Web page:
The challenge will be in delivery of the same which is always a challenge as the last mile connectivity tends to be weak. Further, the package has spoken of increasing the NREGA wage by Rs 20 from Rs 182 to Rs 202, which on the basis of 100 days of labour can give workers Rs 2,000 more. Here, too, the government has to strive to create projects and get people to work as experience shows that the average utilisation of the scheme has been around 50 days. But to the extent that the provision is there, agricultural workers would have to be sensitised to the same and ensure they make use of the scheme. The states have to pitch in with appropriate projects.
The package also includes insurance of Rs 50 lakh for all the healthcare workers who are involved in combating the disease which is very useful given the uncertainty of the disease and its impact. There are other announcements concerning reaching out to women, elderly, destitute etc, which will work to alleviate their suffering. The “Kisan” scheme in the Budget that gave Rs 6,000 per annum to farmers would be released with the first tranche of Rs 2000, is not an additional allocation but a frontloading of an already existing scheme.
The FM has not committed on whether there will be more schemes being announced by the government for corporate India that face a series of challenges. The present announcements have been directed to the people affected the most in terms of loss of livelihood, and hence, has taken front stage. Business, too, would be expecting something from the FM given that across the governments across the world have been announcing stimulus packages that go beyond 10 per cent of GDP to resuscitate their economies. There would be expectations of something more to be announced probably this weekend or early next week before the start of the new financial year.
‘Misleading NREGA wage figures’: Jean Dreze, visiting professor, Ranchi University
I welcome the measures related to the public distribution system, including doubling of foodgrain rations and inclusion of dal in the PDS. But I feel that the framework for cash transfers leaves much to be desired. For instance, the allocation for social security pensions is very stingy, and cash transfers would have been better directed at NREGA workers than PMJDY account holders. Overall, the measures are a step in the right direction, but inadequate. The budget estimates are padded, for instance by including some pre-committed items such as PM-KISAN and billing the release of excess food stocks at economic cost. The figure of Rs 1.7 lakh crore gives an exaggerated impression of what is being done.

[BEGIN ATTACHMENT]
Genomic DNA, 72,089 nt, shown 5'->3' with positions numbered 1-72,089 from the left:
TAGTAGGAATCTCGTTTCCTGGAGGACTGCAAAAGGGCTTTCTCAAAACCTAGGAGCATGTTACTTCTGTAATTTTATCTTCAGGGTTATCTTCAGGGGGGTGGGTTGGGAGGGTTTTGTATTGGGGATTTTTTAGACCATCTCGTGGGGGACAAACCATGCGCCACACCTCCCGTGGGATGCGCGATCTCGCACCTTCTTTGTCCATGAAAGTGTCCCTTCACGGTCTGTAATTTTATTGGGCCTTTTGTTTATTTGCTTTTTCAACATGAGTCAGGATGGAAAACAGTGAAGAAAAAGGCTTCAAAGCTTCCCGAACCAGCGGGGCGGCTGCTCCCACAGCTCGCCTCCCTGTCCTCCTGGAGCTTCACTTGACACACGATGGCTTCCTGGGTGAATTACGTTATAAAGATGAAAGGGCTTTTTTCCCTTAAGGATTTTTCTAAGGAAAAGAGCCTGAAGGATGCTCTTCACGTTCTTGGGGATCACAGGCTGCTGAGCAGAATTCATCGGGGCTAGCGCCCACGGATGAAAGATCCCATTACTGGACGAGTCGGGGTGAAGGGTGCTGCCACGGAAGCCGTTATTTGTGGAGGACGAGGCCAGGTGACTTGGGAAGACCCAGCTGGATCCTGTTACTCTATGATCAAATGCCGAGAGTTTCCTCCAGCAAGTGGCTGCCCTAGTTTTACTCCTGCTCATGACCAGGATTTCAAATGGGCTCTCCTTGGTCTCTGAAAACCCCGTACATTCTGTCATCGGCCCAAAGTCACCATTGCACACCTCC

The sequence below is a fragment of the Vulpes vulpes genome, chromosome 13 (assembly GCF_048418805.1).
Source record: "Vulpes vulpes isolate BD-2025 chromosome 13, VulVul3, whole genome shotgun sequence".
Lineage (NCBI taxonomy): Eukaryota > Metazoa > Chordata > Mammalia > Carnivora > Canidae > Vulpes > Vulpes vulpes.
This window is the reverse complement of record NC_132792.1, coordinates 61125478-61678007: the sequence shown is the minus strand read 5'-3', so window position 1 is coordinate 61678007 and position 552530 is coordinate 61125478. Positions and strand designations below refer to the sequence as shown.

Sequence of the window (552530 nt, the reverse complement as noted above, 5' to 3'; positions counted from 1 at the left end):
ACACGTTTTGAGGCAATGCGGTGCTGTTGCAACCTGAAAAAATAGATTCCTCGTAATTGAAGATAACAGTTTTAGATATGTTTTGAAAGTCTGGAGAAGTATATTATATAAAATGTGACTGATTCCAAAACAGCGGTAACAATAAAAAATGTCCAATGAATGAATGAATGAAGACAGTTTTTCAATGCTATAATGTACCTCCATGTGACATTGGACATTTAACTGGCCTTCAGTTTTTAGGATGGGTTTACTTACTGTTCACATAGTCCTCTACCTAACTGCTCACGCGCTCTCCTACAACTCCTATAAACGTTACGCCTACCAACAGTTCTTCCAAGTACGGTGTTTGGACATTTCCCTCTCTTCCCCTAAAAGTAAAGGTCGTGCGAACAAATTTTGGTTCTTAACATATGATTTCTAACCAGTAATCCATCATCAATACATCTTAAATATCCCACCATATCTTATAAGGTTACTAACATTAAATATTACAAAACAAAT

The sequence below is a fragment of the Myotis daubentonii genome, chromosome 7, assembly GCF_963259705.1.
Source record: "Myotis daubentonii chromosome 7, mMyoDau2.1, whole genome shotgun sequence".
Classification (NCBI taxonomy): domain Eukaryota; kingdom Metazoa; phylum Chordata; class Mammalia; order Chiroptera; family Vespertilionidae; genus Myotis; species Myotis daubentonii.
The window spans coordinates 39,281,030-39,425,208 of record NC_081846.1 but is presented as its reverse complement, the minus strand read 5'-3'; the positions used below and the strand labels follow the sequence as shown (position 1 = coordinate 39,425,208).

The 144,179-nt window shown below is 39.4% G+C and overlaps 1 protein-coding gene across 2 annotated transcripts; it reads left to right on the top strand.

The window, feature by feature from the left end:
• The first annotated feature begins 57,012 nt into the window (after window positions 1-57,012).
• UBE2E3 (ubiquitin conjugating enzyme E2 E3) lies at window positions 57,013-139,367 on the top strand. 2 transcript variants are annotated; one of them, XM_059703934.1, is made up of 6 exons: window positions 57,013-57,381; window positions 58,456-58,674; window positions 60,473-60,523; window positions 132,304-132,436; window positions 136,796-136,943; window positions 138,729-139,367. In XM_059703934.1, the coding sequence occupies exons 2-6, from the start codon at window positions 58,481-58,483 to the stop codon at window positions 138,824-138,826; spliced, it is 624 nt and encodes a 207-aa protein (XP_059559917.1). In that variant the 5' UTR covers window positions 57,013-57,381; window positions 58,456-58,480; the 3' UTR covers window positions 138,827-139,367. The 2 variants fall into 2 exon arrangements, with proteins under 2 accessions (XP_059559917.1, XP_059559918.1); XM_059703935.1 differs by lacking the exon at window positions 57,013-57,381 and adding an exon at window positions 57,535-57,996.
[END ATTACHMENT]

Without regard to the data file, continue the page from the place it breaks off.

Expanding PDS and NREGS
It will not be easy, but it is feasible. The system is in place, it is a matter of scaling up the distribution. One problem is that the private dealers who are running PDS shops in many states may try to take advantage of the confusion to siphon off some of the extra rations. To avoid this, it is extremely important to ensure that people are clear about the new entitlements. Distribution will have to be tightly supervised. Further, strict action will have to be taken against corrupt dealers, instead of treating them with kid gloves as normally happens. All the anti-corruption safeguards will need to be tightened.
Not only is it for work carried out [which is unlikely to happen], but this increase is nothing more than the routine annual wage increase on account of inflation that has already been notified on 23 March by the Ministry of Rural Development. In fact, it is less! Indeed, according to the finance minister, the Rs 20 increase will raise the average NREGA wage from Rs 182 to Rs 202 per day. But the notified NREGA wage for 2020-21 is already well above Rs 202 per day in most of the major states. The finance minister has badly shot herself in the foot on this. More importantly, there is nothing of any substance for NREGA workers in this relief package.
It should not even be counted as part of the COVID-19 relief package. NREGA workers get virtually nothing from it.
Cash transfers and broader picture
I did not exactly expect something higher, but I was hoping for it. The Central government’s contribution to social security pensions has stagnated at a measly Rs 200 per month since 2006. This is shocking, and the relief package was an opportunity to repair this injustice. Pensions should have been raised to Rs 1000 per month at least, on a permanent basis. Instead, pensioners are getting a one-off grant of Rs 1,000. This is very stingy.
I feel that instead of using the PMJDY list as the base for cash transfers, it would have been better to use the NREGA job-cards list, with larger monthly payments. The job-cards list consists mainly of poor households, and is fairly comprehensive. The PMJDY list includes a lot of middle-class households, some of them with multiple PMJDY accounts. It excludes many poor households. The job-cards list is also far more transparent than the PMJDY list. Aside from this, I would have liked to see measures for the urban poor such as community kitchens and relief camps for migrant workers who are unable to go home because of the lockdown.
(With inputs from Business Standard)